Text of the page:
Soup Cooking Tips
Over the years, there has been a lot of soup prepared in the Mapleton's restaurant! Favourites include Corn Chowder, Split Pea with Ham and Lasagna soup.
Here are some tips to help you make your next batch of soup a success!
#1 – Chop everything evenly.
When you chop items, you want evenly sized pieces. This allows all of the items to cook uniformly. The only exception would be if you are including items that quick cookly as well as items that cook more slowly in the same pot.
For example, sweet potato and tomatoes cook more quickly so can be cut in larger chunks. Onions, potatoes and carrots take longer to cook so should be diced or chopped small.
#2 – Lots of different veggies? Simmer longer.
Variety is great, but if you are using many different vegetables it will take longer for their flavours to combine in your soup. In the Mapleton's restaurant kitchen, we let soups like these simmer longer. Crock pots work perfect for this making it easy to simmer a soup for 8-10 hours.
#3 – Soften onions separately – especially if using a crock pot.
Chop onions and then soften them in a pan with some oil or butter on low heat. (Be careful with butter as it can brown quickly.)
If a recipe calls for onions prep them first and get them simmering as your first step. While they are softening up you can continue to prep the rest of the recipe.
This tip is especially important if you are using a crock pot for your soup.
#4 – Use seasonings.
Most recipes will outline which seasonings to use. At the Mapleton's restaurant kitchen we sometimes get a little inventive.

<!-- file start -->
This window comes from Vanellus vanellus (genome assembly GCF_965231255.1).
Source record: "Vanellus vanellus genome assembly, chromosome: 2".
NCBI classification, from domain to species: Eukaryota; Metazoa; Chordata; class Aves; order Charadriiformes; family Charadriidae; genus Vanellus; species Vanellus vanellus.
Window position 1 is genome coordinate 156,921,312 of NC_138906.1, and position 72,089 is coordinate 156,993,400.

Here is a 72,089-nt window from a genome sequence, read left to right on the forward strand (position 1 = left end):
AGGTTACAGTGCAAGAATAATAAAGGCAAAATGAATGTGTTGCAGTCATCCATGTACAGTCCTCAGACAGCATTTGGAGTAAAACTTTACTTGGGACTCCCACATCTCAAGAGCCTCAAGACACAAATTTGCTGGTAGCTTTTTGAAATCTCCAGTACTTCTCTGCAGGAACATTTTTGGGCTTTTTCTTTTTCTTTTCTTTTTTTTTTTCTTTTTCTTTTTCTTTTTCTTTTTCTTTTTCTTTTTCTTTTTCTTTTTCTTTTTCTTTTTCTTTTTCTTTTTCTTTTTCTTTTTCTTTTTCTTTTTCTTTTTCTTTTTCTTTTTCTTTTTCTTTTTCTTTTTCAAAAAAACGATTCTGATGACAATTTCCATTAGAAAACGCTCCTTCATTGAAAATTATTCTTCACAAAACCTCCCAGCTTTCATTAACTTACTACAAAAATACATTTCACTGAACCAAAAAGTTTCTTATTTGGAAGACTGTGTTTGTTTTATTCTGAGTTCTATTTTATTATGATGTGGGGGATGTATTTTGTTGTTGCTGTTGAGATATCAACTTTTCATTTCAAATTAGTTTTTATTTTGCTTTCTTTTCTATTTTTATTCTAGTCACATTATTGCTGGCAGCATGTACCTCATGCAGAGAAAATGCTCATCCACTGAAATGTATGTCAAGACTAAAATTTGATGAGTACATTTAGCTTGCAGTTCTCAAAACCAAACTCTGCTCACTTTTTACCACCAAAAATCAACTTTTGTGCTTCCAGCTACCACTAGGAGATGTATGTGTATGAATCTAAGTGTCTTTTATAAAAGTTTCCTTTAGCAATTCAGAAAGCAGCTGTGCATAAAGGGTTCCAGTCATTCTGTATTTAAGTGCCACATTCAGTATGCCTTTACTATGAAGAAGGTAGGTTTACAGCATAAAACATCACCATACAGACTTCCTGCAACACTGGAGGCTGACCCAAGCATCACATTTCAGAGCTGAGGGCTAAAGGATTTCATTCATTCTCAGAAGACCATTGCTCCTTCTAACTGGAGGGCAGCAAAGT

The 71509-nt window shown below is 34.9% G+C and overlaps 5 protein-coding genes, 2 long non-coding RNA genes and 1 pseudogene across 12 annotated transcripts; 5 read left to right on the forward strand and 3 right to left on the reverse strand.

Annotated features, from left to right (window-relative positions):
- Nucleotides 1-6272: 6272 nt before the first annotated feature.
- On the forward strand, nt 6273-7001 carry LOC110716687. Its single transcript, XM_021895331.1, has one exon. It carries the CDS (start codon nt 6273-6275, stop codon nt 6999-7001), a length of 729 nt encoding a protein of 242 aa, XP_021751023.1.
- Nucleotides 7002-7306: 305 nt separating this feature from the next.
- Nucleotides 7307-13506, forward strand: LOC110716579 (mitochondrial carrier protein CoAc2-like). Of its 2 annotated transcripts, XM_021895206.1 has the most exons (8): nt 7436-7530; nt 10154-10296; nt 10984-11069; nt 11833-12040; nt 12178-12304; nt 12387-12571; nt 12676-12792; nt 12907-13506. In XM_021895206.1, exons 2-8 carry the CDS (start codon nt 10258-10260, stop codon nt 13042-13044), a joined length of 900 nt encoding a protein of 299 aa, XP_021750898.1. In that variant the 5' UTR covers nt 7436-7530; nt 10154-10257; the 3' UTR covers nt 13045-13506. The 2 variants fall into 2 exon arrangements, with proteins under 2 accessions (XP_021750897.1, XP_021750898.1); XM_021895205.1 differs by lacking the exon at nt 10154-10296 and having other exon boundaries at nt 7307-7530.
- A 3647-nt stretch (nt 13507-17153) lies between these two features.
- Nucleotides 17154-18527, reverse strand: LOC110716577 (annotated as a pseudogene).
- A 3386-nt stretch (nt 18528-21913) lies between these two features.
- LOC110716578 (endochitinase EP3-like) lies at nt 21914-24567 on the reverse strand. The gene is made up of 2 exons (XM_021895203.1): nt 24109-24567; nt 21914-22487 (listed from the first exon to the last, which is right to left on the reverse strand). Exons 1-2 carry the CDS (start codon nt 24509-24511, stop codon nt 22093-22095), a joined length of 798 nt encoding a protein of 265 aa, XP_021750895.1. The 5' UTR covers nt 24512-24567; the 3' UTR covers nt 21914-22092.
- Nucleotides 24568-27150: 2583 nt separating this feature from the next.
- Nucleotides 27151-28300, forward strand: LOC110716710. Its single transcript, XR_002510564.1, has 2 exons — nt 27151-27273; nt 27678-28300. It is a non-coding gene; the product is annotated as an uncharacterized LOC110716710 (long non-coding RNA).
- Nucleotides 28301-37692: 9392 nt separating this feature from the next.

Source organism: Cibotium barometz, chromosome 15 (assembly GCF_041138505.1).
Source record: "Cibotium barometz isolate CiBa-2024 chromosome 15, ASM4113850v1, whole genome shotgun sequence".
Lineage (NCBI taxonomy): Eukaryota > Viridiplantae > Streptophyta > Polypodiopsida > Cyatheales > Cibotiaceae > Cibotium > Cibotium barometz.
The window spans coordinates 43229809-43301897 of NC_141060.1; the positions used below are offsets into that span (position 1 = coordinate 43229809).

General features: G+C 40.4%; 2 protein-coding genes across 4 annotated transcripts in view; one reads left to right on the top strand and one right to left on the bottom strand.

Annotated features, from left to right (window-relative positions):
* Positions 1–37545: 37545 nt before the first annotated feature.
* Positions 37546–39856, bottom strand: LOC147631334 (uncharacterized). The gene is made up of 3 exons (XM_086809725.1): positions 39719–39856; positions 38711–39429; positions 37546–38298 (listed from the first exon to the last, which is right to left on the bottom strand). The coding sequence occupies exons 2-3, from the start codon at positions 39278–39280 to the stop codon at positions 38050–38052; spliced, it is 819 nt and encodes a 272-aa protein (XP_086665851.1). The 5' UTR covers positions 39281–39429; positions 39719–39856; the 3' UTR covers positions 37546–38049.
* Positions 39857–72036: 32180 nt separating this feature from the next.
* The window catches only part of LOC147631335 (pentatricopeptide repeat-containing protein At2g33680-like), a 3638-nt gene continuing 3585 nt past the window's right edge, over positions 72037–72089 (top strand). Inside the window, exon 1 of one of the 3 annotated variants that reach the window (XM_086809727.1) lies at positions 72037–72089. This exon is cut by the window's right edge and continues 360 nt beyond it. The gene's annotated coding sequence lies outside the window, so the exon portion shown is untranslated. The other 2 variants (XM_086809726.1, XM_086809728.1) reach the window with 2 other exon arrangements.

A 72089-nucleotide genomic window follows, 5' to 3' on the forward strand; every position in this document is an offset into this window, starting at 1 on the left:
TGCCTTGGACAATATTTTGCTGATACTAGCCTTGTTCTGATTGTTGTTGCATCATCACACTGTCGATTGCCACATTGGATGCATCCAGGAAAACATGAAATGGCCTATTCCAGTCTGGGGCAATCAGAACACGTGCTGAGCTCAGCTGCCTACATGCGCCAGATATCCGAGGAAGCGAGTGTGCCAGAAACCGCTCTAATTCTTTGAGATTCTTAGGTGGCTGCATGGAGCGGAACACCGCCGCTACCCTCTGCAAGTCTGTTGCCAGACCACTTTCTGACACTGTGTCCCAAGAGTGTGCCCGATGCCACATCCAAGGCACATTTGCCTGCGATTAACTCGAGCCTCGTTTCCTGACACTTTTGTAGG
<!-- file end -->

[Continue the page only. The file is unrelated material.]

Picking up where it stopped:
One of our favourite go to's is herb d'provence. It goes with pretty much anything. (We create our own mix by drying herbs from the garden and mixing them together.)
If it is a tomato based soup, basil is always a good choice. For soups with mushrooms or onions try thyme.
#5 – Taste Often!
As mentioned previously, we sometimes like to get creative or are dealing with different tastes depending on the ingredients and time of year.
Taste test your soup creation often to monitor flavor. But no double dipping!
#6 – Start with a recipe.
Although we don't always do this, cook books and online recipes are great resources for ideas. They can be especially helpful when you are dealing with in season produce.
Pay attention to the main ingredients and adjust and substitute less important items as needed.
If you prefer the feel of a cookbook in your hand, don't forget your local library. This is a great way to check out different books. If you fall in love with one, then you can purchase it confidently.
#7 – Don't be too tough on yourself!
Not everything turns out, and sometimes you'll have to try again. (It even happens to us sometimes.) Cooking takes practice and soups are a great place to start.
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